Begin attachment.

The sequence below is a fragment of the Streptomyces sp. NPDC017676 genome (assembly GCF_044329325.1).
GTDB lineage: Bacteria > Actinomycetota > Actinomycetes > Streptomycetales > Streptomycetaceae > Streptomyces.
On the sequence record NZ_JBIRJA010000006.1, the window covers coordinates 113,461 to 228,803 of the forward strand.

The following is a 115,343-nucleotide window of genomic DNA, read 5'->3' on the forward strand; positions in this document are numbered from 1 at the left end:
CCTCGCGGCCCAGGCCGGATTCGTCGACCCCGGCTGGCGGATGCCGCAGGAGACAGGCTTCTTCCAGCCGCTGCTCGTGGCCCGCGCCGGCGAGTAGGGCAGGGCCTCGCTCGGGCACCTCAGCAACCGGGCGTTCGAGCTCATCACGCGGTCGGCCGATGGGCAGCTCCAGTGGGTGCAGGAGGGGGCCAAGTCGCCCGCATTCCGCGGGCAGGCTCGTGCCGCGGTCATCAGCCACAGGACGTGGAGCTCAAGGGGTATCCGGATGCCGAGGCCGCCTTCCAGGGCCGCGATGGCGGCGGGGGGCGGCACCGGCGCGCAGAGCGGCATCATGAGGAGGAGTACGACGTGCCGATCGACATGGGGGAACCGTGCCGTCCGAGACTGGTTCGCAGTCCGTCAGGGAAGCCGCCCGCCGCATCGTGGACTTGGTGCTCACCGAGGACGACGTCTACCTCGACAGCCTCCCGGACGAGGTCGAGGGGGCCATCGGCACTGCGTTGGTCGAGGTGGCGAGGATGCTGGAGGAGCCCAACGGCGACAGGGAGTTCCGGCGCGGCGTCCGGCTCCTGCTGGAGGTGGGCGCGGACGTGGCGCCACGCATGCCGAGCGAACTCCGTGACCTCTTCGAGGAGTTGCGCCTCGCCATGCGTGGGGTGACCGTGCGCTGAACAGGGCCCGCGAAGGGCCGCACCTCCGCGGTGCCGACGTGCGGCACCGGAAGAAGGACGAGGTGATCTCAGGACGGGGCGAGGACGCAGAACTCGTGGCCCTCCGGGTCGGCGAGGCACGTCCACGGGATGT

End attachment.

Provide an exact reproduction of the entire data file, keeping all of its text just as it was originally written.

The sequence below is a fragment of the Streptomyces sp. NPDC017676 genome (assembly GCF_044329325.1).
GTDB lineage: Bacteria > Actinomycetota > Actinomycetes > Streptomycetales > Streptomycetaceae > Streptomyces.
On the sequence record NZ_JBIRJA010000006.1, the window covers coordinates 113,461 to 228,803 of the forward strand.

The following is a 115,343-nucleotide window of genomic DNA, read 5'->3' on the forward strand; positions in this document are numbered from 1 at the left end:
CCTCGCGGCCCAGGCCGGATTCGTCGACCCCGGCTGGCGGATGCCGCAGGAGACAGGCTTCTTCCAGCCGCTGCTCGTGGCCCGCGCCGGCGAGTAGGGCAGGGCCTCGCTCGGGCACCTCAGCAACCGGGCGTTCGAGCTCATCACGCGGTCGGCCGATGGGCAGCTCCAGTGGGTGCAGGAGGGGGCCAAGTCGCCCGCATTCCGCGGGCAGGCTCGTGCCGCGGTCATCAGCCACAGGACGTGGAGCTCAAGGGGTATCCGGATGCCGAGGCCGCCTTCCAGGGCCGCGATGGCGGCGGGGGGCGGCACCGGCGCGCAGAGCGGCATCATGAGGAGGAGTACGACGTGCCGATCGACATGGGGGAACCGTGCCGTCCGAGACTGGTTCGCAGTCCGTCAGGGAAGCCGCCCGCCGCATCGTGGACTTGGTGCTCACCGAGGACGACGTCTACCTCGACAGCCTCCCGGACGAGGTCGAGGGGGCCATCGGCACTGCGTTGGTCGAGGTGGCGAGGATGCTGGAGGAGCCCAACGGCGACAGGGAGTTCCGGCGCGGCGTCCGGCTCCTGCTGGAGGTGGGCGCGGACGTGGCGCCACGCATGCCGAGCGAACTCCGTGACCTCTTCGAGGAGTTGCGCCTCGCCATGCGTGGGGTGACCGTGCGCTGAACAGGGCCCGCGAAGGGCCGCACCTCCGCGGTGCCGACGTGCGGCACCGGAAGAAGGACGAGGTGATCTCAGGACGGGGCGAGGACGCAGAACTCGTGGCCCTCCGGGTCGGCGAGGCACGTCCACGGGATGT